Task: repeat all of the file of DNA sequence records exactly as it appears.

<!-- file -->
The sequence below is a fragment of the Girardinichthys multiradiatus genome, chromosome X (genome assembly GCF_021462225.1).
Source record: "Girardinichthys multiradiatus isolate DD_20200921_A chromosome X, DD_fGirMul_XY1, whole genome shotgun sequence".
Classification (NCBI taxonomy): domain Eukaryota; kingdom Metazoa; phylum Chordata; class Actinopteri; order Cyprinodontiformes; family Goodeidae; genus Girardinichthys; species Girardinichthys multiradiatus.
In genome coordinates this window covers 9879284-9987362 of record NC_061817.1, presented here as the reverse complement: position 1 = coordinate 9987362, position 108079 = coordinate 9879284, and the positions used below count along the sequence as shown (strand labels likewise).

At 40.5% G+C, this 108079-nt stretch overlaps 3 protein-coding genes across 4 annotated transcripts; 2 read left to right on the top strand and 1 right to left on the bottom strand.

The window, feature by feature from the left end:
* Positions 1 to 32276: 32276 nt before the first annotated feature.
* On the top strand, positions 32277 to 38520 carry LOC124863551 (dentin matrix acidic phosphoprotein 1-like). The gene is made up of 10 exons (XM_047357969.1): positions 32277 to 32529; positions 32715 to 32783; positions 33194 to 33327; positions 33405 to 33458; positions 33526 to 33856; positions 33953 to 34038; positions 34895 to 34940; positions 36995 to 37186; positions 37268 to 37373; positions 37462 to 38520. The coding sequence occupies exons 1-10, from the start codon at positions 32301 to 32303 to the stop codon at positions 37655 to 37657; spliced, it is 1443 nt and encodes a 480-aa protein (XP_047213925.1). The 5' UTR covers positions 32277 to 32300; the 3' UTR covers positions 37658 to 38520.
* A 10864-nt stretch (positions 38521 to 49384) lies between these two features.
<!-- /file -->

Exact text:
The sequence below is a fragment of the Girardinichthys multiradiatus genome, chromosome X (genome assembly GCF_021462225.1).
Source record: "Girardinichthys multiradiatus isolate DD_20200921_A chromosome X, DD_fGirMul_XY1, whole genome shotgun sequence".
Classification (NCBI taxonomy): domain Eukaryota; kingdom Metazoa; phylum Chordata; class Actinopteri; order Cyprinodontiformes; family Goodeidae; genus Girardinichthys; species Girardinichthys multiradiatus.
In genome coordinates this window covers 9879284-9987362 of record NC_061817.1, presented here as the reverse complement: position 1 = coordinate 9987362, position 108079 = coordinate 9879284, and the positions used below count along the sequence as shown (strand labels likewise).

At 40.5% G+C, this 108079-nt stretch overlaps 3 protein-coding genes across 4 annotated transcripts; 2 read left to right on the top strand and 1 right to left on the bottom strand.

The window, feature by feature from the left end:
* Positions 1 to 32276: 32276 nt before the first annotated feature.
* On the top strand, positions 32277 to 38520 carry LOC124863551 (dentin matrix acidic phosphoprotein 1-like). The gene is made up of 10 exons (XM_047357969.1): positions 32277 to 32529; positions 32715 to 32783; positions 33194 to 33327; positions 33405 to 33458; positions 33526 to 33856; positions 33953 to 34038; positions 34895 to 34940; positions 36995 to 37186; positions 37268 to 37373; positions 37462 to 38520. The coding sequence occupies exons 1-10, from the start codon at positions 32301 to 32303 to the stop codon at positions 37655 to 37657; spliced, it is 1443 nt and encodes a 480-aa protein (XP_047213925.1). The 5' UTR covers positions 32277 to 32300; the 3' UTR covers positions 37658 to 38520.
* A 10864-nt stretch (positions 38521 to 49384) lies between these two features.